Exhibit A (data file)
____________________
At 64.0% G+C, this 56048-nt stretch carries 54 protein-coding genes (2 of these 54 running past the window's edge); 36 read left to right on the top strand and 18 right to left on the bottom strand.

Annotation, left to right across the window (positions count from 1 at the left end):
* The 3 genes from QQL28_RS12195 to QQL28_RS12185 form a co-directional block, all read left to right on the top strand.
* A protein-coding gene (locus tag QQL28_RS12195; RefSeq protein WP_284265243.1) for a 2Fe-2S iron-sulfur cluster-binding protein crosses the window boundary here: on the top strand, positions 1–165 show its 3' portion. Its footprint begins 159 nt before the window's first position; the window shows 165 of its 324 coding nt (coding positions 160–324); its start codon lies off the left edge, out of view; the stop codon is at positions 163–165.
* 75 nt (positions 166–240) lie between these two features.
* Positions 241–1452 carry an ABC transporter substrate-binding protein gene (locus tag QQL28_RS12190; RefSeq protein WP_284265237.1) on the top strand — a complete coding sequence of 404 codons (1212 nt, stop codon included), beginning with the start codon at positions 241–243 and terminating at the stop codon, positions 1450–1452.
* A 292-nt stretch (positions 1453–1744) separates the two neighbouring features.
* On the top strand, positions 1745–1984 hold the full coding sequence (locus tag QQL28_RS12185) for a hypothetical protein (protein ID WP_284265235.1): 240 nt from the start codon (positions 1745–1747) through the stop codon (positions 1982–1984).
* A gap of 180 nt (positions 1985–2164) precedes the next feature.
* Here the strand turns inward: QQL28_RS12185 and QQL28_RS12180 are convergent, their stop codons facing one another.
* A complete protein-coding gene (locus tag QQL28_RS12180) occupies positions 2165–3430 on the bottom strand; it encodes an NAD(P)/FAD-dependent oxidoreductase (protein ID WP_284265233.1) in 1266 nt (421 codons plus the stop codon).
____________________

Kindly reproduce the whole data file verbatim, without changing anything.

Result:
At 64.0% G+C, this 56048-nt stretch carries 54 protein-coding genes (2 of these 54 running past the window's edge); 36 read left to right on the top strand and 18 right to left on the bottom strand.

Annotation, left to right across the window (positions count from 1 at the left end):
* The 3 genes from QQL28_RS12195 to QQL28_RS12185 form a co-directional block, all read left to right on the top strand.
* A protein-coding gene (locus tag QQL28_RS12195; RefSeq protein WP_284265243.1) for a 2Fe-2S iron-sulfur cluster-binding protein crosses the window boundary here: on the top strand, positions 1–165 show its 3' portion. Its footprint begins 159 nt before the window's first position; the window shows 165 of its 324 coding nt (coding positions 160–324); its start codon lies off the left edge, out of view; the stop codon is at positions 163–165.
* 75 nt (positions 166–240) lie between these two features.
* Positions 241–1452 carry an ABC transporter substrate-binding protein gene (locus tag QQL28_RS12190; RefSeq protein WP_284265237.1) on the top strand — a complete coding sequence of 404 codons (1212 nt, stop codon included), beginning with the start codon at positions 241–243 and terminating at the stop codon, positions 1450–1452.
* A 292-nt stretch (positions 1453–1744) separates the two neighbouring features.
* On the top strand, positions 1745–1984 hold the full coding sequence (locus tag QQL28_RS12185) for a hypothetical protein (protein ID WP_284265235.1): 240 nt from the start codon (positions 1745–1747) through the stop codon (positions 1982–1984).
* A gap of 180 nt (positions 1985–2164) precedes the next feature.
* Here the strand turns inward: QQL28_RS12185 and QQL28_RS12180 are convergent, their stop codons facing one another.
* A complete protein-coding gene (locus tag QQL28_RS12180) occupies positions 2165–3430 on the bottom strand; it encodes an NAD(P)/FAD-dependent oxidoreductase (protein ID WP_284265233.1) in 1266 nt (421 codons plus the stop codon).